Giving Her The Nations.

Passing from kitchen to living room this evening, I noticed Story was watching the movie The Walk again. She doesn’t watch many adult films but this one grabbed her attention. Last night, I showed it to the children for the first time. I thought they would be intrigued by the story of this young Frenchman who moved to New York City and staged a coup for the sake of performing an illegal high wire stunt between the Twin Towers. When the credits rolled at the end, Story was lying inches from the screen, transfixed. It got to her.

I took the children to work with me this morning as an act of bravery. I told them to each take something that could occupy their time in the car so they wouldn’t get bored. Story took a clip board with blank paper and something to draw with. As we were on our way, she pushed one of her pictures toward me so I could see her work. She had drawn two buildings with a wire stretched from one to the other. And, in the middle was Phillipe Petit on the wire, walking confidently.

When I noticed her watching it for the second time, this time alone, I made a comment about how happy I was she liked it. Then, she said the words that sent ice down my spine. And struck fear in my heart.

“Daddy, can we buy a wire so I can start practicing? I don’t want to give up. And, someday I can go to New York City and walk between those two big buildings.”

Gulp. Help! We have a serious dreamer on our hands. A reckless dreamer that wants to be up on the wire.

I didn’t have the heart to tell her in the moment that those two buildings were no longer standing. And, I didn’t have the nerve to say No.

As a father, her dreaming scares me a lot. Even now, she is wild and anarchistic at times where the other two are more compliant. She loves me. She loves holding my hand. She refuses to walk to class without me. But, she defies me constantly. And, she doesn’t even know it hurts me and I see it as disrespect. But, then again, she’s a dreamer. Maybe I’m not understanding her.

Her dreaming makes me happy, too, as I think about the journey before us. Before her. As we prepare for a new life in Italy, my heart beats with supreme joy for all of them. My worldview was happily small when I was a boy. I didn’t think about the world at large. I thought about the woods and made that world my kingdom. But, thanks to God, I am able to unleash three starry-eyed dreamers on the world. Through the door that is Christ, the world belongs to them.

I think of Story asking me to buy her a tight rope, and then think of a question God told His children to ask in Psalm 2:8…

“Only ask, and I will give you the nations as your inheritance, the whole earth as your possession.”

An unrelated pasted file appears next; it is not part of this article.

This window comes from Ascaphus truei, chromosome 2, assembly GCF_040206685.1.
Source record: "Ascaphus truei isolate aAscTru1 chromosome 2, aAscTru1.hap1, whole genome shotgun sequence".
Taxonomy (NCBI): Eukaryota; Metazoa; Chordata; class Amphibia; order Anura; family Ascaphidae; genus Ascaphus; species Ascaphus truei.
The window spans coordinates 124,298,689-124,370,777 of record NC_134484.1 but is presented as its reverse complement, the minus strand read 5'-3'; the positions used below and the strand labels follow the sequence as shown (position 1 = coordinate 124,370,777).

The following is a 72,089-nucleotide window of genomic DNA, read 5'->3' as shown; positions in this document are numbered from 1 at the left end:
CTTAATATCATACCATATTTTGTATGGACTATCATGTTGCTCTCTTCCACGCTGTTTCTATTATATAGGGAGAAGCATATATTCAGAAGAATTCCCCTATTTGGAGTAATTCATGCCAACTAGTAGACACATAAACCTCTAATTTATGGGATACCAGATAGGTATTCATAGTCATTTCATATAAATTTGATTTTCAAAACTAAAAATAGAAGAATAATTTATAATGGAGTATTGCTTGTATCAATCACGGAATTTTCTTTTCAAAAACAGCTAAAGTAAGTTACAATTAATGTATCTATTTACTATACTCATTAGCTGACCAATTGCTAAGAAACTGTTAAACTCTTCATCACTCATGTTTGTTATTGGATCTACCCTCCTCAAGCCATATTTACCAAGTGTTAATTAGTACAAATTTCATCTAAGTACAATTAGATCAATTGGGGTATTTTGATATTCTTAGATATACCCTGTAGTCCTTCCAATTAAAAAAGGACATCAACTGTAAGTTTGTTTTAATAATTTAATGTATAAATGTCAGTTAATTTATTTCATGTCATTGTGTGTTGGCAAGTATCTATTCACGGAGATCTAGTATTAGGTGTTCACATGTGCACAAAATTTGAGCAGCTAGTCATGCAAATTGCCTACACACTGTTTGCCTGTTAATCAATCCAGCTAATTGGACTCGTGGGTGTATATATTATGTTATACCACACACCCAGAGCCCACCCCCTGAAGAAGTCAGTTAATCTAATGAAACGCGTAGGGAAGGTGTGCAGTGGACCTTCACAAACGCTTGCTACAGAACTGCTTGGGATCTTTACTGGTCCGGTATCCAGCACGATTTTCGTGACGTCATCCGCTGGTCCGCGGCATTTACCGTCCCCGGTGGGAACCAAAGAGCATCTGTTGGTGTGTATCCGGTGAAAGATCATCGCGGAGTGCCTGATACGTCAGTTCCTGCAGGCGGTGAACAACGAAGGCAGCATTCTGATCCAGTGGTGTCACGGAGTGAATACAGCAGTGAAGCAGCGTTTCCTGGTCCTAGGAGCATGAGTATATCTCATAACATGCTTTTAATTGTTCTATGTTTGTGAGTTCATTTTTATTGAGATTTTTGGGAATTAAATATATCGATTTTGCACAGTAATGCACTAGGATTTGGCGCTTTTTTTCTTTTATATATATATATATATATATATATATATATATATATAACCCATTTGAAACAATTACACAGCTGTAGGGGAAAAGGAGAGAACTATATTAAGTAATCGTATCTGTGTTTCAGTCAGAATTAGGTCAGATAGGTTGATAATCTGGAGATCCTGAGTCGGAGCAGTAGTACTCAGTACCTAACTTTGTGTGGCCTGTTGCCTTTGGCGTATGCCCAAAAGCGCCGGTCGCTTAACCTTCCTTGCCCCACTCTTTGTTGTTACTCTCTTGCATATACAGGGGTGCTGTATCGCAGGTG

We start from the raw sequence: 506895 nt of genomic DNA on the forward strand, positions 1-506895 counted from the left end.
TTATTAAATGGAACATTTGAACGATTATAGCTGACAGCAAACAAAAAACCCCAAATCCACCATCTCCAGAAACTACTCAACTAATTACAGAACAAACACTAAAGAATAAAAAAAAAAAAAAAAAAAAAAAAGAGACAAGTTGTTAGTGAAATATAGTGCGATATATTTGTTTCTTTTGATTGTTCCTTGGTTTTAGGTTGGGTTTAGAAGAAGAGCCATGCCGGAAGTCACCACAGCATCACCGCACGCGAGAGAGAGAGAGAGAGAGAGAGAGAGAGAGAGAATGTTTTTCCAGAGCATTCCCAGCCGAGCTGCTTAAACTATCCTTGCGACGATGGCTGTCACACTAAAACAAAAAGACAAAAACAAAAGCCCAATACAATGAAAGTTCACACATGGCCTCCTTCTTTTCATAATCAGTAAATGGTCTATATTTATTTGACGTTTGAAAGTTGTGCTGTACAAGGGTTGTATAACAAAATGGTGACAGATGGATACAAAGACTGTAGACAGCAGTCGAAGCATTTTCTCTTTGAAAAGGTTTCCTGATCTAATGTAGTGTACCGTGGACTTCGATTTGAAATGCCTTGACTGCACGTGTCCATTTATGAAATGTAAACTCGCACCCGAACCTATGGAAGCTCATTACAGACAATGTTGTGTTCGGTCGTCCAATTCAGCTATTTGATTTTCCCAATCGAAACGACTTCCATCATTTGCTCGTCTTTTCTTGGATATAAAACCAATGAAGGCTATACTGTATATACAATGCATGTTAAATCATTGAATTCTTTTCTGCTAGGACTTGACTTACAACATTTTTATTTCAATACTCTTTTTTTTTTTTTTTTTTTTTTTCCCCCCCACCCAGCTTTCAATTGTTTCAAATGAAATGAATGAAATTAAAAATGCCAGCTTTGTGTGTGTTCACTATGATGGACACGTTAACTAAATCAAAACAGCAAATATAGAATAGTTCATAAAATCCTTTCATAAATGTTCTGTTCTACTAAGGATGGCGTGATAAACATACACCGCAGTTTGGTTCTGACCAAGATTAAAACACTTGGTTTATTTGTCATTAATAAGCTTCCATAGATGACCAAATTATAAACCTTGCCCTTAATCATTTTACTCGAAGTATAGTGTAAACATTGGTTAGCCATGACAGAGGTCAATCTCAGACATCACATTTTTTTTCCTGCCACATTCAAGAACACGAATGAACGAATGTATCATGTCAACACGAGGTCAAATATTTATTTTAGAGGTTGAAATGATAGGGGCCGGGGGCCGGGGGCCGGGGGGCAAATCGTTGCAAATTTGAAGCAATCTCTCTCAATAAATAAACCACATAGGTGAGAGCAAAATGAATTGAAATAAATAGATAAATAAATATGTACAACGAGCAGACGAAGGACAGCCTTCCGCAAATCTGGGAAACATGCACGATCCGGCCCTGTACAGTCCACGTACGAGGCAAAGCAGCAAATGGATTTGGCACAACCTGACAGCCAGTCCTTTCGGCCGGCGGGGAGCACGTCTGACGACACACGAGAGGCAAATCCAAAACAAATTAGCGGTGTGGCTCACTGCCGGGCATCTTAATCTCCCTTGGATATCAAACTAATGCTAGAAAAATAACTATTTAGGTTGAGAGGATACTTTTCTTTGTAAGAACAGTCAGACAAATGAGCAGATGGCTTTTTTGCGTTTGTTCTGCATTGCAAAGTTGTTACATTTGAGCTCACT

Just ask. This is a lesson for a father from my Heavenly Father. As I wince at the ridiculous thought of purchasing a tightrope for Story, God tells me without any hesitation, “You can ask for the nations, my boy.”

He would give me that? It seems unthinkable that God would even suggest such a wild notion for the dreamers to grab onto. Asking for the nations. What could be more ridiculous! Yet here it is. Inspired. God-breathed. The heart of God in words through the Psalmist. Ask me for the nations. I won’t  refuse. And, I won’t let my the thought of your danger keep me from giving them to you.

How can I as a human parent live up to this kind of giving? Looking ahead, I can only see that I have been already outmatched as a father. God has given Story the nations. The least I can do is muster up the courage to let her walk on the wire.

I know the greatest work we will ever hope to do in Italy is sending out our little dreamers. It will not be easy. We will beg for strength as we want to protect them. But,then again, God will be with them. Leading them. Supporting them. Helping them. And we will clap from the ground as they bow from the wire.

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2 Comments Add yours

  1. empathy75 says:

    This is a very lovely post. I was thinking of writing about the walk too. A man who has a dream and focus on it persistently. Its scary. But if Story is a dreamer who frequently changes her dreams, its more reassuring that she will get over with it soon.

    Like

    1. Yes you’re right. I can’t tell you how many tennis rackets and skateboards and things were piled in my closet in the process of changing dreams haha. It’s beautiful though to dream and I like seeing it play out in my children. It’s hard as a father to see them grow though. But it is part of my task as a father.

      Liked by 1 person

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